The Interior Library is proud to present a series of programs on the background and history of sites of interest in the Washington, D.C. region, as well as subjects highlighting the history of the United States. The 45-minute programs, presented by National Park Service Rangers, are held in the Stewart L. Udall Department of the Interior Building.
To register and for more information about our Park Ranger Speaker Series programs, please use our registration form. If you have any questions or concerns, contact the Interior Library by phone at (202) 208-5815.
Additional Park Ranger Speaker Series programs will be posted as they are scheduled. Please check this page regularly for changes or updates.
Soon after the evacuation of General Douglas MacArthur from the Philippines in March 1942, all of its islands fell into the hands of Japan. The Japanese occupation of this American territory was marked by numerous atrocities, which included large numbers of Filipinos being pressed into slave labor. From mid-1942 through mid-1944, the United States supplied and encouraged the Filipino guerrilla resistance by sneaking in supplies and ammunition. Soon, the guerrillas were able to harass the Japanese Army and take control of the rural jungle and mountainous areas. While remaining loyal to the United States, many of these freedom fighters hoped and believed that liberation from the Japanese would bring them their eventual freedom and independence.
Please join Park Ranger Michael Balis as he recounts the resistance of the people on the Philippine island of Mindanao to Japanese occupation during World War II. It is the story of three cultures courageously banding together to fight Japan - escaped American POWs, Muslim Filipinos, and Catholic Filipinos.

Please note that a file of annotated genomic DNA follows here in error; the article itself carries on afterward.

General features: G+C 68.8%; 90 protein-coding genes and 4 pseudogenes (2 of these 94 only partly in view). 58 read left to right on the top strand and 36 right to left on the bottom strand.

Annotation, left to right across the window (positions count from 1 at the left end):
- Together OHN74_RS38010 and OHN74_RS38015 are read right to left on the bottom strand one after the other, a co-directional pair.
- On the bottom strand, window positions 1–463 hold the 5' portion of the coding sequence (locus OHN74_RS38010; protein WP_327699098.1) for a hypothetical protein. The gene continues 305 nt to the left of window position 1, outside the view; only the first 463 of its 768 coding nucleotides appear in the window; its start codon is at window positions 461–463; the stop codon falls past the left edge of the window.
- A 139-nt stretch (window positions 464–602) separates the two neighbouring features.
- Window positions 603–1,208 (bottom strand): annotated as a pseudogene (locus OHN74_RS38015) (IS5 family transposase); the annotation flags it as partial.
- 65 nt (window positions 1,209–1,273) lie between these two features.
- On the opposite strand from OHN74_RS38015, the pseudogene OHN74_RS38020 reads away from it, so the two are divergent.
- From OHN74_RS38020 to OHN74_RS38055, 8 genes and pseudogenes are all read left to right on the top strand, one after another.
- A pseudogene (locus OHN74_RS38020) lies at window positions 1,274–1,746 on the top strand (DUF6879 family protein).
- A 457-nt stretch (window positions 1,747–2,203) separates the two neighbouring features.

This program will be held in the Rachel Carson Room, which is located on the ground level of the Stewart Lee Udall Department of the Interior Building.
Wars of Independence that took place in Latin America from 1799 to 1830 had their seeds in the American Revolution, the French Revolution, the Napoleonic Wars, and the Spanish military presence in its colonies. Most of these events had their genesis in the late 18th century and continued into the early years of the 19th century. As the United States secured its freedom in 1783 and the French Revolution ended in 1799, the fever of independence spread into Latin America. With the rise of Napoleon and his European campaigns and the War of 1812 in North America, Spain's power and influence around the globe began to erode. This created an opportunity for independence movements in their Latin American colonies to forcefully emerge.
Please join Park Ranger Paul O’Brian as he discusses the Latin American Wars of Independence. Reminders of that struggle have been erected in along Washington, DC’s Virginia Avenue in the form of statues honoring leaders of that movement such as Simon Bolivar and Jose de San Martin. While these figures are very much part of this narrative, Ranger O’Brian will tell more of the story that is not often related in our history books.
This program will be held in the John Muir Room, which is located on the ground level of the Stewart Lee Udall Department of the Interior Building.